Plasmodesmata were first observed by Austrian botanist Eduard Tangl in 1880. He devoted himself to studying the anatomy and cytology of plants and his greatest discovery, of course, was the observation and first characterization of plasmodesmata (Tangl 1880, 1884 and 1885). 

Despite not having access to their ultrastructure, he observed thin striations (see front page engraving) between cotyledon cells of Strychnos nuxvomica and in the endosperm of seeds and described them as being conductive ducts. Already at the time, he was evoking the idea that these strands “unite them [the cells] to an entity of higher order”, in other words formulating the first definition of a symplastic domain. It is only in 1901 that Strasburger finally names these canals “plasmodesmata”. His discovery led to a radical change in our conception of the plant entity and brought in new concepts such as the symplasm (Munch 1930) and transmembrane fluxes between cells, which are now being tackled with great interest by numerous research teams around the globe. 

Because of their size, plasmodesmata ultrastructure was not accessible until the advent of electron microscopy and they were long thought to be simple holes connecting plant cells one-another with no specific regulation. It is only with the advent of electron microscopy and chemical fixation that botanists started to gain interest in this structure again. And even with these methods allowing the observation of structures down to several nanometers in size, there are still debates on the nature of the canal, its constituents and physiology (Lopez-Saez J. 1965, Robards A. 1970, Ding et al. 1992, Tilney et al. 1991, Overall and Gunning 1982, Schulz et al. 1995).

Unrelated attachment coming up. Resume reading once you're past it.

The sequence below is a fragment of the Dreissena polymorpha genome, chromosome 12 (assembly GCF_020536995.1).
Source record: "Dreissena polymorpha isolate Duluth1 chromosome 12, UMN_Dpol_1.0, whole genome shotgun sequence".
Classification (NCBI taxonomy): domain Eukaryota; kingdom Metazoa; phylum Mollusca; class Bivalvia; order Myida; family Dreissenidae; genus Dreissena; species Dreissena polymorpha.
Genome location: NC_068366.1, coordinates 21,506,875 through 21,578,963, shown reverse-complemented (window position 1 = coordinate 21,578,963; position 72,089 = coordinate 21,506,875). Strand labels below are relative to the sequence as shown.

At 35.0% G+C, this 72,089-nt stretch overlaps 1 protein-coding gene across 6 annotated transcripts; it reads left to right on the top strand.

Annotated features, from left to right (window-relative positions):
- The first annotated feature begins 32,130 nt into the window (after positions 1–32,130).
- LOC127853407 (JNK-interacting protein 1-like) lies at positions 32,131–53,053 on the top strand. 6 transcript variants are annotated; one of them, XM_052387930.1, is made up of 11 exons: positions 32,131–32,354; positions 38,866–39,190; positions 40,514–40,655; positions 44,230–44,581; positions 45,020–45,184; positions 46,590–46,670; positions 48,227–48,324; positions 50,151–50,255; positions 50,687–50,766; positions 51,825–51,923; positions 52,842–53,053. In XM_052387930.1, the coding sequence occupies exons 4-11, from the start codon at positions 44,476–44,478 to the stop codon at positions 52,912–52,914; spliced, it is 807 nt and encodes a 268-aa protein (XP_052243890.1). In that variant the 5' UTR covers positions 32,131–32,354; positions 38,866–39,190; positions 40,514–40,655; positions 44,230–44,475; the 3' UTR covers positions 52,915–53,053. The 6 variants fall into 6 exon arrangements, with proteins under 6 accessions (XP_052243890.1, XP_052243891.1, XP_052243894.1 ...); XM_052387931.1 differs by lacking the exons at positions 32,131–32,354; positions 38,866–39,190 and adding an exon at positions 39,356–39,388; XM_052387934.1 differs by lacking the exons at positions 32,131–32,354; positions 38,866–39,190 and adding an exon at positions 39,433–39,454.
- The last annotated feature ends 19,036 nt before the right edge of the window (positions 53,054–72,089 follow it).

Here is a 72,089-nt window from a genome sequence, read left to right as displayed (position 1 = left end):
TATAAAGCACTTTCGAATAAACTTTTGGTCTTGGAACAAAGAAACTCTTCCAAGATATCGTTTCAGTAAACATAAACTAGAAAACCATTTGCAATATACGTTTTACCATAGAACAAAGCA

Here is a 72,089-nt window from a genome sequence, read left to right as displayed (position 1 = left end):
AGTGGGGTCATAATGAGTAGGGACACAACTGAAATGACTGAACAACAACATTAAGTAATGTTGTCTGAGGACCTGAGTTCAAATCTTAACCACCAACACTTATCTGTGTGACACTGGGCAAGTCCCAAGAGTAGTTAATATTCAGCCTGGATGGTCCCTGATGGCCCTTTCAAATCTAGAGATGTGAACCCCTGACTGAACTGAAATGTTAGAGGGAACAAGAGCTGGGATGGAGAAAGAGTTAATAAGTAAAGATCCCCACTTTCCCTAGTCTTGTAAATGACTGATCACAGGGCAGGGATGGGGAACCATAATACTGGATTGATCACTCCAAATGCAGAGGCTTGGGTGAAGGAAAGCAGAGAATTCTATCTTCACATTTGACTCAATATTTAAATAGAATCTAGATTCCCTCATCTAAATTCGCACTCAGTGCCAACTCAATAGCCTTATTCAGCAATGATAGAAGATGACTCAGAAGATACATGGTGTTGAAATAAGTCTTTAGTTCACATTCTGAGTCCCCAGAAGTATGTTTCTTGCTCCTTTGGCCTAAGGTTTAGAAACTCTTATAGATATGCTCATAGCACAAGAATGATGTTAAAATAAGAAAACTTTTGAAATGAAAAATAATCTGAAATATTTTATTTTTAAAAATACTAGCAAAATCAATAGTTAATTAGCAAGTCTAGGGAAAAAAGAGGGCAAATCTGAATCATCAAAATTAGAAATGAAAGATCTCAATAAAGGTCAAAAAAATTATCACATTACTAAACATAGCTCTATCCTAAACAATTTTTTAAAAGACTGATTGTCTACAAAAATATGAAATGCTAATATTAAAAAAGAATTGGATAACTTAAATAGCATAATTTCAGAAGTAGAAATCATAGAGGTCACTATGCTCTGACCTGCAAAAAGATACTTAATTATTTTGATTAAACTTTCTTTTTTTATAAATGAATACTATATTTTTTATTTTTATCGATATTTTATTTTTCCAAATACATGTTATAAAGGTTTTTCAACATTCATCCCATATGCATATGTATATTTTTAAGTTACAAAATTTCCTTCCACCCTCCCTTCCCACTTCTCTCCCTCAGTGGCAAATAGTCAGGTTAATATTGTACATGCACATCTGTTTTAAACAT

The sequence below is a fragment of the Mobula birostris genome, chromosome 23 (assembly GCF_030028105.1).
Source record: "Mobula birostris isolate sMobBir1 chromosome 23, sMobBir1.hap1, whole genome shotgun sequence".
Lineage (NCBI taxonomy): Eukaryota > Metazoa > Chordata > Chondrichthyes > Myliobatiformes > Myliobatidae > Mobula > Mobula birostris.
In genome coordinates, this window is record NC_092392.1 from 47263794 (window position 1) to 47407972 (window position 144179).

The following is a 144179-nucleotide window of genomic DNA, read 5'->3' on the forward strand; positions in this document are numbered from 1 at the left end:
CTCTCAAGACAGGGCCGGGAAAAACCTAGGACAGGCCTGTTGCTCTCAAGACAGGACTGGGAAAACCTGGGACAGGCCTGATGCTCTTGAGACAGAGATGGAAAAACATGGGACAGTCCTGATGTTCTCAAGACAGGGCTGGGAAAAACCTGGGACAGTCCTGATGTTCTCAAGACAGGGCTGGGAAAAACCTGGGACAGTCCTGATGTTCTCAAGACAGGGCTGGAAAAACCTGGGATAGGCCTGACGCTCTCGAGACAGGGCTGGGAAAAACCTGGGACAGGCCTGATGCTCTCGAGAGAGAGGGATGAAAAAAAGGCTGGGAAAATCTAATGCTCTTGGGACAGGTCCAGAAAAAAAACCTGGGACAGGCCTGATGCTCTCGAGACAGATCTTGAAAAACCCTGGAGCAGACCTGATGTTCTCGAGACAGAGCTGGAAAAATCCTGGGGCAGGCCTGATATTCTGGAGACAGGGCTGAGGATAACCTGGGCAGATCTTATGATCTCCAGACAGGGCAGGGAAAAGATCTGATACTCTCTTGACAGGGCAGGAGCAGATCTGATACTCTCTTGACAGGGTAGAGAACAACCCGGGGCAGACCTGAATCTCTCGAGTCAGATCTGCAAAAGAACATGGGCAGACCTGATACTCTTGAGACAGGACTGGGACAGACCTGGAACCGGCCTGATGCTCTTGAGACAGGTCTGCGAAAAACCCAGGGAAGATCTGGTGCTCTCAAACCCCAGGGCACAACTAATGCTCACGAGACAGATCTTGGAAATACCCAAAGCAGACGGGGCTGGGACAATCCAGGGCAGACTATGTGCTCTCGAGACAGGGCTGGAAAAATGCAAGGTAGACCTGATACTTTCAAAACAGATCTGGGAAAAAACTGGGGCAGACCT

Nowadays, with the advent of modern cryopreservation and three-dimensional electron tomography methods, great improvements are to be done in the understanding of the ultrastructure and physiology of these mysterious canals. More particularly by understanding the link between the membranous rearrangements taking place in these pores and the molecular transit regulation. 

My work has led us to view plasmodesmata as specialised Membrane Contact Sites (MCS). Hence, by analogy with MCS found in mammals, yeast and plants, this work embraces an original angle on the speculation of the composition and role of the desmotubule-plasma-membrane tethering complex. 

The work produced during my thesis allowed me to contribute to the publication of one review and two articles, which will constitute the introduction and two main sub-sections of the results chapter, respectively. The introductory review has been published in 2016 in Annual Review of Plant Biology. The first one is still under reviewing at Nature Plant and the other has been published in The Plant Cell journal in April 2015. 

My thesis can be found on Google drive, Research Gate, and